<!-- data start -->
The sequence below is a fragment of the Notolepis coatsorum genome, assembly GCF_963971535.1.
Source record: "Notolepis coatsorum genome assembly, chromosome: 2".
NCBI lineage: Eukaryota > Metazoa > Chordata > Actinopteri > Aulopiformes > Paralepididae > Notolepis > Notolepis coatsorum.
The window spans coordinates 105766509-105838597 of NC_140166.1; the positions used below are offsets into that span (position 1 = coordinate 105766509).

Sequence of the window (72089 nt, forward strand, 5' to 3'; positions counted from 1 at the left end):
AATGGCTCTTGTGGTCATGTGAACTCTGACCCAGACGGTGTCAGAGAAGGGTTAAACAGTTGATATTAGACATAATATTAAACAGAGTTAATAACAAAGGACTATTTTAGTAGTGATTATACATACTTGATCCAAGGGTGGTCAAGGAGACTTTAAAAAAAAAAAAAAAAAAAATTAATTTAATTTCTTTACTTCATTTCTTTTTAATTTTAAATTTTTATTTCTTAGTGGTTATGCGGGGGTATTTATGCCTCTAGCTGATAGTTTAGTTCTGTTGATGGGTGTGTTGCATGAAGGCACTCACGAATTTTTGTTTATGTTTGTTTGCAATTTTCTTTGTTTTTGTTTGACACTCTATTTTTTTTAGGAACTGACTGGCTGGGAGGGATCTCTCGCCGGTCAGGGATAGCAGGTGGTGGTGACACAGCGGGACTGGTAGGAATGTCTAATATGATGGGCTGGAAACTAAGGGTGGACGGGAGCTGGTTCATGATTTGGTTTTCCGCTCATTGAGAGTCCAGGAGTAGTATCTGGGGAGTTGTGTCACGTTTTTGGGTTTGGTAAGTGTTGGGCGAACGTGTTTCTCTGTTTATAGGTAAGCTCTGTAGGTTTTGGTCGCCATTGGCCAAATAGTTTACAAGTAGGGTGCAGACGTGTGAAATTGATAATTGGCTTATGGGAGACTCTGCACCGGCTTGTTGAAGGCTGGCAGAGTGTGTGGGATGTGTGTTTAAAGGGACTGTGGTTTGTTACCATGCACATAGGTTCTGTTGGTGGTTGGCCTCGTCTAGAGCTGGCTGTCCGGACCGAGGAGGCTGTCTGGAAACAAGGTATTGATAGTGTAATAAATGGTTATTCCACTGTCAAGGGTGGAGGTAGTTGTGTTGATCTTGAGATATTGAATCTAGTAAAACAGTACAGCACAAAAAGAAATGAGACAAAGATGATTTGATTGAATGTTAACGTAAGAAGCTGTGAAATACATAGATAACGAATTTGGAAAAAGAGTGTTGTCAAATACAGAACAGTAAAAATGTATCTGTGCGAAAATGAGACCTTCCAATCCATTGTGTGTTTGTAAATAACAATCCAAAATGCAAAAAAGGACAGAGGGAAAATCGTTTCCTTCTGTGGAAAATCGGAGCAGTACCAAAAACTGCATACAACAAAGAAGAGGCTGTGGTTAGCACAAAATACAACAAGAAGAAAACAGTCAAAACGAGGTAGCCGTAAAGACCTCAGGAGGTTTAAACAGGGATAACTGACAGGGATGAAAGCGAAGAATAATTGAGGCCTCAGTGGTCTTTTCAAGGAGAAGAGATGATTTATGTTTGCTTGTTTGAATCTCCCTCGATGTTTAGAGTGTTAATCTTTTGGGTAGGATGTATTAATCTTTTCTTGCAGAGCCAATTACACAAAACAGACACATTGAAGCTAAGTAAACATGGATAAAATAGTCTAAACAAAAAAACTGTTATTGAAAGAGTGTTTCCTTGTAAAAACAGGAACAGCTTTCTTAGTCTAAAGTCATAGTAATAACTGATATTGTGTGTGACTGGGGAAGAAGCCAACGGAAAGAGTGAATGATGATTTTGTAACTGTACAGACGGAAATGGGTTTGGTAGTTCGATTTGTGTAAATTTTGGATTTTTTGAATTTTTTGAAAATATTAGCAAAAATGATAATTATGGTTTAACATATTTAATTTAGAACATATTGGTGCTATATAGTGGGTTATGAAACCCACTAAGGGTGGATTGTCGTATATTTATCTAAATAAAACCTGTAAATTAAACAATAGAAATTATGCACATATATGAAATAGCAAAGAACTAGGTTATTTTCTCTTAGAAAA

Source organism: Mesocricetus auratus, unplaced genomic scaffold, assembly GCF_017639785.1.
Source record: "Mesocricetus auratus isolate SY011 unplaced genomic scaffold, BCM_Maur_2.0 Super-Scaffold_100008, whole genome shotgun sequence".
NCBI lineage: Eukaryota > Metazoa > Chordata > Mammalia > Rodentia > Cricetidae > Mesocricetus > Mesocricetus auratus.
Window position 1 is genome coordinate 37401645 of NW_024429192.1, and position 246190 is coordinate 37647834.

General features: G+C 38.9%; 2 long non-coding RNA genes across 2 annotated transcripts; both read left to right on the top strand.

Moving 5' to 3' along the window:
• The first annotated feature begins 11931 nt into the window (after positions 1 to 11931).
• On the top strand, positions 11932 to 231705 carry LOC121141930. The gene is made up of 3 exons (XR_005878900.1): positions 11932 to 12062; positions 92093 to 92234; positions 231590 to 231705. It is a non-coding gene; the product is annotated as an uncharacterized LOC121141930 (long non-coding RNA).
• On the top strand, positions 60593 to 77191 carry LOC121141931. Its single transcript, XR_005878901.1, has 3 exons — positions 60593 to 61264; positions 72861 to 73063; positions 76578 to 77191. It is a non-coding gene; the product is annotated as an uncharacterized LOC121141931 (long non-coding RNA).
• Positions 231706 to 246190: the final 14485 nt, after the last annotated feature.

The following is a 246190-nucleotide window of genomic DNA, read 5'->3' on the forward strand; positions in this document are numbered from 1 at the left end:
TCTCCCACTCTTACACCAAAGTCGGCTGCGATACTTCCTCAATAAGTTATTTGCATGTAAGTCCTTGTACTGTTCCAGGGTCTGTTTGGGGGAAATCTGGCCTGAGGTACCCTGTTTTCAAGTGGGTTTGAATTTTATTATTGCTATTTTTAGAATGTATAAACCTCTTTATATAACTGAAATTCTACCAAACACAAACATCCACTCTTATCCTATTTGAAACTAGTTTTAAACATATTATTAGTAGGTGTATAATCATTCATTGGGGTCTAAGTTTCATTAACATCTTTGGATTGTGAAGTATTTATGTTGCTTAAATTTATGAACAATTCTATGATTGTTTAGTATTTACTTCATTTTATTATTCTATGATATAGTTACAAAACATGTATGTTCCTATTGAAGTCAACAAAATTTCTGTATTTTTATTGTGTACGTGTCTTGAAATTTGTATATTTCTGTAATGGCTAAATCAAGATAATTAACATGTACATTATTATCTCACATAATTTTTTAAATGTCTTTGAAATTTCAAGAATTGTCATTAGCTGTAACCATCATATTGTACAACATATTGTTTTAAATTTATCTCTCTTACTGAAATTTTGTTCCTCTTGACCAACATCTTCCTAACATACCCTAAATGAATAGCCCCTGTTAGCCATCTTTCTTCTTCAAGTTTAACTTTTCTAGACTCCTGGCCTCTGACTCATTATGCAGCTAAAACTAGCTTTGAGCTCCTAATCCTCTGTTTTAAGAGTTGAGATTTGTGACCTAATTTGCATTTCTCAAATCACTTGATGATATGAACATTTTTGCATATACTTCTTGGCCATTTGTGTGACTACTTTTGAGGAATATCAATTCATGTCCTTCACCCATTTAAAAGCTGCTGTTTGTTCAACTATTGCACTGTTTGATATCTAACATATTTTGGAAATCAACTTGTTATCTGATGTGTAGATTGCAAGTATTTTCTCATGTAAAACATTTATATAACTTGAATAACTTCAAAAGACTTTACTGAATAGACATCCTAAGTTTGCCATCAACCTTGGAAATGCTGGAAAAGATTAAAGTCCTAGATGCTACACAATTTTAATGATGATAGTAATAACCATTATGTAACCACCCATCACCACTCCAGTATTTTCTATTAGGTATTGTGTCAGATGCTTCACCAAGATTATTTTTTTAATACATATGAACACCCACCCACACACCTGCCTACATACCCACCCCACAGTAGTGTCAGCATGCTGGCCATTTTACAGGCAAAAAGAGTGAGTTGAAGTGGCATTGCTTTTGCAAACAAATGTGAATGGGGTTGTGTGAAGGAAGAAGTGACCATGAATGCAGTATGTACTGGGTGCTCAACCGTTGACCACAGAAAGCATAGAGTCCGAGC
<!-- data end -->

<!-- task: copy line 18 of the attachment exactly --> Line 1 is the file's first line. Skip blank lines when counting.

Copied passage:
TCTCCCACTCTTACACCAAAGTCGGCTGCGATACTTCCTCAATAAGTTATTTGCATGTAAGTCCTTGTACTGTTCCAGGGTCTGTTTGGGGGAAATCTGGCCTGAGGTACCCTGTTTTCAAGTGGGTTTGAATTTTATTATTGCTATTTTTAGAATGTATAAACCTCTTTATATAACTGAAATTCTACCAAACACAAACATCCACTCTTATCCTATTTGAAACTAGTTTTAAACATATTATTAGTAGGTGTATAATCATTCATTGGGGTCTAAGTTTCATTAACATCTTTGGATTGTGAAGTATTTATGTTGCTTAAATTTATGAACAATTCTATGATTGTTTAGTATTTACTTCATTTTATTATTCTATGATATAGTTACAAAACATGTATGTTCCTATTGAAGTCAACAAAATTTCTGTATTTTTATTGTGTACGTGTCTTGAAATTTGTATATTTCTGTAATGGCTAAATCAAGATAATTAACATGTACATTATTATCTCACATAATTTTTTAAATGTCTTTGAAATTTCAAGAATTGTCATTAGCTGTAACCATCATATTGTACAACATATTGTTTTAAATTTATCTCTCTTACTGAAATTTTGTTCCTCTTGACCAACATCTTCCTAACATACCCTAAATGAATAGCCCCTGTTAGCCATCTTTCTTCTTCAAGTTTAACTTTTCTAGACTCCTGGCCTCTGACTCATTATGCAGCTAAAACTAGCTTTGAGCTCCTAATCCTCTGTTTTAAGAGTTGAGATTTGTGACCTAATTTGCATTTCTCAAATCACTTGATGATATGAACATTTTTGCATATACTTCTTGGCCATTTGTGTGACTACTTTTGAGGAATATCAATTCATGTCCTTCACCCATTTAAAAGCTGCTGTTTGTTCAACTATTGCACTGTTTGATATCTAACATATTTTGGAAATCAACTTGTTATCTGATGTGTAGATTGCAAGTATTTTCTCATGTAAAACATTTATATAACTTGAATAACTTCAAAAGACTTTACTGAATAGACATCCTAAGTTTGCCATCAACCTTGGAAATGCTGGAAAAGATTAAAGTCCTAGATGCTACACAATTTTAATGATGATAGTAATAACCATTATGTAACCACCCATCACCACTCCAGTATTTTCTATTAGGTATTGTGTCAGATGCTTCACCAAGATTATTTTTTTAATACATATGAACACCCACCCACACACCTGCCTACATACCCACCCCACAGTAGTGTCAGCATGCTGGCCATTTTACAGGCAAAAAGAGTGAGTTGAAGTGGCATTGCTTTTGCAAACAAATGTGAATGGGGTTGTGTGAAGGAAGAAGTGACCATGAATGCAGTATGTACTGGGTGCTCAACCGTTGACCACAGAAAGCATAGAGTCCGAGC